A range of teacher professional learning programs will be developed to accompany the Biodiversity of the Western Volcanic Plains online outreach...
Usually hunts alone at night, sometimes during the day. Good climber. Uses tree hollows for shelter and fallen trees as runways. Breeds in late autumn to early winter so that young become independent in early summer when food is most abundant. Up to six young per litter, in grass-lined underground den. Introduced predators including foxes and cats eat the quoll's food supply, as well as prey upon the quolls directly.
|Other Common Names||
Tiger Quoll, Spotted-tailed Quoll, Native Cat
White spots on tail.
Carnivore. Eats medium-sized birds, possums, bandicoots, mice and insects.
Lives in dry forests, sclerophyll forests and coastal scrub.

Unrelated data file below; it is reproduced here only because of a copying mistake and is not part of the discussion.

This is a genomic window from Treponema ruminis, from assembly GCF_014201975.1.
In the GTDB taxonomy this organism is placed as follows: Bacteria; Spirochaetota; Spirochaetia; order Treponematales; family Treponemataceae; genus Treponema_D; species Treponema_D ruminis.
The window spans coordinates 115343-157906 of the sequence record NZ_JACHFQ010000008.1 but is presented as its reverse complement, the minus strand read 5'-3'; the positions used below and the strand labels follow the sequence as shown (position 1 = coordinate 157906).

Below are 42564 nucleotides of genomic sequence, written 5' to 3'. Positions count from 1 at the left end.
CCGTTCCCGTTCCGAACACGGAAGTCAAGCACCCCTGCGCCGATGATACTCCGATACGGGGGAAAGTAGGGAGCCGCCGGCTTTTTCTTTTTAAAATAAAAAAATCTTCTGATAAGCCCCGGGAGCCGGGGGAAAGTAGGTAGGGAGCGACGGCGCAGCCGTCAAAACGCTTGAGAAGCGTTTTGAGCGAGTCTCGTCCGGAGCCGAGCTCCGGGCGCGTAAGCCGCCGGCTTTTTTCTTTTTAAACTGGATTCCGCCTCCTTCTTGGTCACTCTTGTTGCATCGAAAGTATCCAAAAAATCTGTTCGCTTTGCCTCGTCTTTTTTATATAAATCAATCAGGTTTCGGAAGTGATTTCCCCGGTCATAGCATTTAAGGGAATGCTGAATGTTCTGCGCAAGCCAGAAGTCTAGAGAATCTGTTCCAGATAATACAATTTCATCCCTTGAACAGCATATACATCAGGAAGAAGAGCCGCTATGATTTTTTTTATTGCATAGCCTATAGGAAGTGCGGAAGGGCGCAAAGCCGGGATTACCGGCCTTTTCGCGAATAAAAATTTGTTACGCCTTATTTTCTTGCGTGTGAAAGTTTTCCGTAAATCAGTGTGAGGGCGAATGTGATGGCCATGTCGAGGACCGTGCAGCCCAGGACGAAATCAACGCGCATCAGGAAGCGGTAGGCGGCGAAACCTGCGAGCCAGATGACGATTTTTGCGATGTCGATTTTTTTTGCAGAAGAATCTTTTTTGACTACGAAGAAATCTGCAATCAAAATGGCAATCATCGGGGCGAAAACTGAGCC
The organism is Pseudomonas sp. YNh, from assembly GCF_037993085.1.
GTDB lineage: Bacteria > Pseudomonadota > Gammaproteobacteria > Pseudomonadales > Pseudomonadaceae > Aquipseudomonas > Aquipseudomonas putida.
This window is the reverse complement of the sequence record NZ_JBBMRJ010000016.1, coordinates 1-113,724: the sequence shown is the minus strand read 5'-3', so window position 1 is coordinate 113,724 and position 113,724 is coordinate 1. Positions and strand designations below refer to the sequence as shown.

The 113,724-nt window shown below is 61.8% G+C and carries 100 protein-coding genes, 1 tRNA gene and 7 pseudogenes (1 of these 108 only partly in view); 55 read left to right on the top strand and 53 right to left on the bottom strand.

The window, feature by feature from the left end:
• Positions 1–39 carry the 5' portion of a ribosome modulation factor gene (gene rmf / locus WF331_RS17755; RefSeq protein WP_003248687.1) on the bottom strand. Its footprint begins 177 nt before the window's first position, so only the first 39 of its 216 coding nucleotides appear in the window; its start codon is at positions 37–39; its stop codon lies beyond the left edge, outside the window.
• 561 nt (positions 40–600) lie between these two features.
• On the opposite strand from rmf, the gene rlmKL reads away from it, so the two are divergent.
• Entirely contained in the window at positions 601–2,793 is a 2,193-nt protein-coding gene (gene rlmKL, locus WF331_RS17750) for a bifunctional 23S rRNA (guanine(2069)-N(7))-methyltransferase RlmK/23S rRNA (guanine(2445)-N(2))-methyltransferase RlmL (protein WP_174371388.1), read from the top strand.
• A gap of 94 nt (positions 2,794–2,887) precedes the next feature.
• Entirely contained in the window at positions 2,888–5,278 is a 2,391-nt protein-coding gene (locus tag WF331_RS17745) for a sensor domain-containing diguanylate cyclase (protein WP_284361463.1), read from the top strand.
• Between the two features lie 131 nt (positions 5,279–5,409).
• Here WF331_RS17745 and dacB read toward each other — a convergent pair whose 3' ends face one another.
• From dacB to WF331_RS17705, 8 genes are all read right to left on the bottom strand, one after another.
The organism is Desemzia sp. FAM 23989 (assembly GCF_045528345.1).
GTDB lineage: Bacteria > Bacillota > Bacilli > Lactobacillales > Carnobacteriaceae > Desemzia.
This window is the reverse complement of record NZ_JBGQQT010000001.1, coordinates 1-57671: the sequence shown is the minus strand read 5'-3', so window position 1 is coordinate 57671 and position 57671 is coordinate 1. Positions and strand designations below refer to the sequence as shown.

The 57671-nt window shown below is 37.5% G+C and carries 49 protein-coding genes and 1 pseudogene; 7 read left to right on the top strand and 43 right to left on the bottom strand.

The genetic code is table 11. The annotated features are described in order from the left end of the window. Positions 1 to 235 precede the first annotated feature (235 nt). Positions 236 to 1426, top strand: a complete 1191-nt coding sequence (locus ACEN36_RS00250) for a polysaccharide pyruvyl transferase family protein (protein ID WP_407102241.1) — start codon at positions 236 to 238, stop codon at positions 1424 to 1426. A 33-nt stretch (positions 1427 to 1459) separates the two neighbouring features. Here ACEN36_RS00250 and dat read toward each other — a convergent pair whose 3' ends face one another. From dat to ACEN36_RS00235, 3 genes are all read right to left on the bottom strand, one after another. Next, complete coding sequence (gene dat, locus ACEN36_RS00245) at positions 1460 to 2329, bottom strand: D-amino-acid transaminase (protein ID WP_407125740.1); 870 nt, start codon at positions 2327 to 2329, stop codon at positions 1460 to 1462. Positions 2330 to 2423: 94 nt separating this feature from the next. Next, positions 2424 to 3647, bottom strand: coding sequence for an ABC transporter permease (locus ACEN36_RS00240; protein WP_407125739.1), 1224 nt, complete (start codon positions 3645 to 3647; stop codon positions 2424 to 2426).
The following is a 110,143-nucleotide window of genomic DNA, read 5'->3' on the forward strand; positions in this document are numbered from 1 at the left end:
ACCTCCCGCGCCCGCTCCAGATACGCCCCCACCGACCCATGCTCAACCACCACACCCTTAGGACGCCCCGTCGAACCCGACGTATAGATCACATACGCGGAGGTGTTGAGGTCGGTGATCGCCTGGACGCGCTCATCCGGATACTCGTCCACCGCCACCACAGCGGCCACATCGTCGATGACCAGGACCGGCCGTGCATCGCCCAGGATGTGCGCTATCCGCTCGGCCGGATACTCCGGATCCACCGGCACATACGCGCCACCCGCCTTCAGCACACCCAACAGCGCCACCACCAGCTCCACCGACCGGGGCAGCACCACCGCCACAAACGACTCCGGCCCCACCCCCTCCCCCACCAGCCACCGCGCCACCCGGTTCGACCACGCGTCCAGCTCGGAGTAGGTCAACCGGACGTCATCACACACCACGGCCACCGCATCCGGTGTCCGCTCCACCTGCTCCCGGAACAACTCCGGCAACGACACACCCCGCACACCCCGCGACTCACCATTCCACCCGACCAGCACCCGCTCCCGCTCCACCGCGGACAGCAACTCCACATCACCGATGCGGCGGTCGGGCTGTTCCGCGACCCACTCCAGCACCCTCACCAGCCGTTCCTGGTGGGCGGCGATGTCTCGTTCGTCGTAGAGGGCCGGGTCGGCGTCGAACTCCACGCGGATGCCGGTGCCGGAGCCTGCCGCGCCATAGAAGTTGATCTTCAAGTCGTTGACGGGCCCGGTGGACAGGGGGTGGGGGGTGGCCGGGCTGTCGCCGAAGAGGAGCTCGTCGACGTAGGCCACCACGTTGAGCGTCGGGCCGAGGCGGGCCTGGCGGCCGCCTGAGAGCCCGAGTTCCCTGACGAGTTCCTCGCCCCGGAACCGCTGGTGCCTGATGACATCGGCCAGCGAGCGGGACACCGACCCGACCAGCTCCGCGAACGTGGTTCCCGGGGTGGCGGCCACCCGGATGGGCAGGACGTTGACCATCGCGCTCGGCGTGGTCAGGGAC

Native to Australia
Deep hissing and screeches.
Distribution maps indicate current and historic locations where species have been sighted.
Source: Atlas of Living Australia
|DEPI Advisory List||
Listed as threatened
|FFG Action Statement|
The conservation status of species is listed within Victoria and Australia.
The Department of Environment and Primary Industry (DEPI) Advisory List consists of non-statutory advisory lists of rare or threatened flora and fauna within Victoria.
The Flora and Fauna Guarantee Act 1988 (FFG Act) lists threatened species in Victoria. Under the Act, an Action Statement is produced for each listed species.
The Environment Protection and Biodiversity Conservation Act 1999 (EPBC Act) is the Australian Government’s key piece of environmental legislation, listing nationally threatened native species and ecological communities.